The nugget. (Sisters, Or.) 1994-current, February 25, 2015, Page 20, Image 20

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Wednesday, February 25, 2015 The Nugget Newspaper, Sisters, Oregon
Continued from page 13
To the Editor:
Another letter about the food cart fiasco.
The City of Sisters’ slam-dunk approval
of Mr. Boyd’s food cart permit failed to
give the issue a proper and thorough con-
sideration. It did not allow enough time
to fully evaluate and address many of
the ancillary issues associated with food
How big is a food cart? Four feet by
four feet or 6 feet and moved by a human
being or is it 8 by 10 feet and moved by
a car or truck or is it 10 by 30 feet and is
self-propelled or is it all of the above?
According to the city staff it is all of the
How many food carts are allowed or per-
mitted on a property? One, three, five or
more? According to city staff it is as many as
can fit on a piece of property.
How many food carts are allowed in the
city of Sisters? One food cart every 300 feet
similar to formula food regulations or 100
food carts total? According to city staff there
are no restrictions or limits.
How many food carts does it take to make
a food cart “pod”? What are food cart hours
of operation? Sun up to sun down or mid-
night? Beer or wine?
Are food carts required to have per-
manent wheels for travel and movement?
Are food carts required to be removed
from public view at the end of each
Are food carts charged a daily, weekly or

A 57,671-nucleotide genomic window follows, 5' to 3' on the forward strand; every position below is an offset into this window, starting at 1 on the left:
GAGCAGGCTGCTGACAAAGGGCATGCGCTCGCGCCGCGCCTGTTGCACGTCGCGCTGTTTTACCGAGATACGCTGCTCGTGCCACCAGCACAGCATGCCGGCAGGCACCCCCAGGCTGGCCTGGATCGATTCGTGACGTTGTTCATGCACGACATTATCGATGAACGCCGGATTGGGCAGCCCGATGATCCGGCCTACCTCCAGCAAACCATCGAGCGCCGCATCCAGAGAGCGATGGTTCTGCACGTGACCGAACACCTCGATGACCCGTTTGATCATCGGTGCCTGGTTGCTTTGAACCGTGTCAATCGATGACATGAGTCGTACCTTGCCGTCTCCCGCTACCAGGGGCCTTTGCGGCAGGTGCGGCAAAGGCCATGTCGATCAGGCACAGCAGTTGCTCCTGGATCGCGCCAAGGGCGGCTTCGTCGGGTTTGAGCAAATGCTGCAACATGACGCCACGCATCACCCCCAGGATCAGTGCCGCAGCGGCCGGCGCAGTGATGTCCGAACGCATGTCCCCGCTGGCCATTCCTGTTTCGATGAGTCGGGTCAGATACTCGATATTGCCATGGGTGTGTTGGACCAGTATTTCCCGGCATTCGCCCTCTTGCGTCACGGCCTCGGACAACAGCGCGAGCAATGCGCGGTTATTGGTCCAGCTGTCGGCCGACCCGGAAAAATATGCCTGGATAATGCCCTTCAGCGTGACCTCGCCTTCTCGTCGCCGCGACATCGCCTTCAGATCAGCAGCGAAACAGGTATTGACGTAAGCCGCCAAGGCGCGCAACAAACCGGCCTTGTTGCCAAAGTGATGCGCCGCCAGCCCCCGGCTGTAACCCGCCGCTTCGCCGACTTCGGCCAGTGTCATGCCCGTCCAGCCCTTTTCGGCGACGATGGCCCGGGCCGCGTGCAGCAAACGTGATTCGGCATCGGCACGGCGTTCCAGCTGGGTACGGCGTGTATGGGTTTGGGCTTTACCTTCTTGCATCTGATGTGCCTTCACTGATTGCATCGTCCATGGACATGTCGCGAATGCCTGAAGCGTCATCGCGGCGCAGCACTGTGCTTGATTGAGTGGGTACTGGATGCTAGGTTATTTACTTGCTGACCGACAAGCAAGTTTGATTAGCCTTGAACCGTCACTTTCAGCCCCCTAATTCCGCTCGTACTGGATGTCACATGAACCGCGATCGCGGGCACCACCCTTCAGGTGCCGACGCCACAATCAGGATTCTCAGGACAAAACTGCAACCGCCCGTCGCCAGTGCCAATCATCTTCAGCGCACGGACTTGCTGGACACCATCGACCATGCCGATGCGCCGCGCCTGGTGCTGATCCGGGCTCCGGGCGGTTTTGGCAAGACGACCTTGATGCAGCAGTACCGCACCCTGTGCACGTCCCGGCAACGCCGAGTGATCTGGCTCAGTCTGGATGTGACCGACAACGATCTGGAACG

monthly business license fee by the City of
Since Mr. Boyd’s permit has already been
approved, his permit is exempt from any
new regulations or restrictions.
Nothing I have read in The Nugget
says anything about cancelling or void-
ing Mr. Boyd’s permit, so I am puzzled,
why is Mr. Boyd so adamant about suing
the City of Sisters? I wonder if Mr. Boyd
is feeling guilty and resents the public
In my opinion, when the city adminis-
tration and staff are dealing with members
of the city council on matters related to the
various business activities of the council
members, extra steps should be taken by all
parties involved to ensure that the public
trust and confidence is maintained, which
includes reviewing codes or making sure
codes are in place before moving forward.
Right now there seems to be a lack of com-
mitment to do the extra steps for the good of
the people and City of Sisters.
Dave Marlow
To the Editor,
There is a great event coming up this
Saturday and I would like to invite all my
Sisters Country neighbors!
The Sisters-Camp Sherman Fire District
in cooperation with the Cloverdale Fire
District will be hosting an open house from
9-11 on Saturday, February 28, at the main
fire station located at 301 S. Elm St. This is
a fundraising effort to support the teams of
firefighters who will be climbing 69 floors
in full firefighting gear as part of the Scott
Firefighter Stairclimb.
Come meet the team, tour the fire appa-
ratus, and contribute money by giving a
donation or buying some raffle tickets.
A host of prizes have been donated from
local businesses (for a full list check out the
Sisters-Camp Sherman Fire Facebook page)
and all proceeds will benefit the Leukemia
Lymphoma Society in its mission to cure
cancer and provide patient services.
I have personally participated in the
Stairclimb several times, but this year
means more. In 2014, my brother, DeRew,
was diagnosed with T-Cell Non-Hodgkins